CNL Commercial Finance is prepping its next small business loan securitization, which should price this week, via Wachovia Securities.
This will be CNL's second deal off this platform, which it acquired last September from the Bank of Yorba Linda (BYL). BYL had done two previous small business securitizations.
The $135 million sen/sub deal is structured as two floating-rate classes, a 7.3-year triple-A-rated A-class talked at 65 to 70 basis points over the one-month Libor, and a 7.3-year single-A-rated B-class talked at one-month Libor plus 175 area, according to published reports. All three agencies are rating the deal.
CNL Commercial Finance last came to market in June. That two-part transaction priced at 64 basis points over the one-month Libor on the triple-A-rated A-class, and 250 over the one-month Libor on the split-rated Baa1/A-' B-class. Both tranches priced within guidance. Moody's Investors Service and Fitch rated the transaction.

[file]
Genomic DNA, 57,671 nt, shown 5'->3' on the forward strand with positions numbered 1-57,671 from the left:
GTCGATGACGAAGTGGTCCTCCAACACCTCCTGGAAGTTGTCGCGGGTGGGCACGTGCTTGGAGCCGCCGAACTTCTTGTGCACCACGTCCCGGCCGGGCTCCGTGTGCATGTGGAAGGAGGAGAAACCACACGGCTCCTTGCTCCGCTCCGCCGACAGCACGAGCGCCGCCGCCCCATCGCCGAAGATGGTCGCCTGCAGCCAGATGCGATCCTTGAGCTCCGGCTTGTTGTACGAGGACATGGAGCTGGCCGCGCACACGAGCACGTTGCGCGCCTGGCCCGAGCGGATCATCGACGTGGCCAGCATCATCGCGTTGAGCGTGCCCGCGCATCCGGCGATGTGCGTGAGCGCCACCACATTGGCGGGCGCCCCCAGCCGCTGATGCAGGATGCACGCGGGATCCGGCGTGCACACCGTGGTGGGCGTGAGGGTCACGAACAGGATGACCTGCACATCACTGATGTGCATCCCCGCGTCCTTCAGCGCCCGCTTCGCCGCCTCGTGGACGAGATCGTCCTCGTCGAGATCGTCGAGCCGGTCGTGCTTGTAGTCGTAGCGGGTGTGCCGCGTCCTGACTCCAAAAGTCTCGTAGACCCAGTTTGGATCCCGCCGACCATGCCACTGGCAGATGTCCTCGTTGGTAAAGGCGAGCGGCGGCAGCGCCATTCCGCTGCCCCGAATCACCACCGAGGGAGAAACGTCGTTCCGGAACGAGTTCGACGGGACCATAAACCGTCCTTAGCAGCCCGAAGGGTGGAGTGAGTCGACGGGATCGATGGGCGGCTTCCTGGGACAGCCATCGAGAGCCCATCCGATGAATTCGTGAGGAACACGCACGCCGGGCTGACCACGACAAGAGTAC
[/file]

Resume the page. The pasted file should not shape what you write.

CNL Commercial Finance is a subsidiary of the CNL Group, which is also parent company of CNL Funding, a CMBS/franchise loan-backed issuer. The two CNL's operate independent of each other.
Business loan update
Gladstone Capital Corp., which in August completed its initial public offering, said in a quarterly filing with the Securities & Exchange Commission that it will begin securitizing mezzanine business loans in approximately 12 months to 18 months.
As of it last week, the company reported $72 million worth of non-binding loan commitments in the works. Through its IPO, the company raised approximately $115 million in equity capital.
Only one company to date has brought these mezzanine business loans to term, American Capital Access, via underwriter First Union Securities (now Wachovia). Other mezzanine lenders are said to be looking at the securitization market, and one industry pro predicted the ABS market could see as many five regular issuers by the end of next year.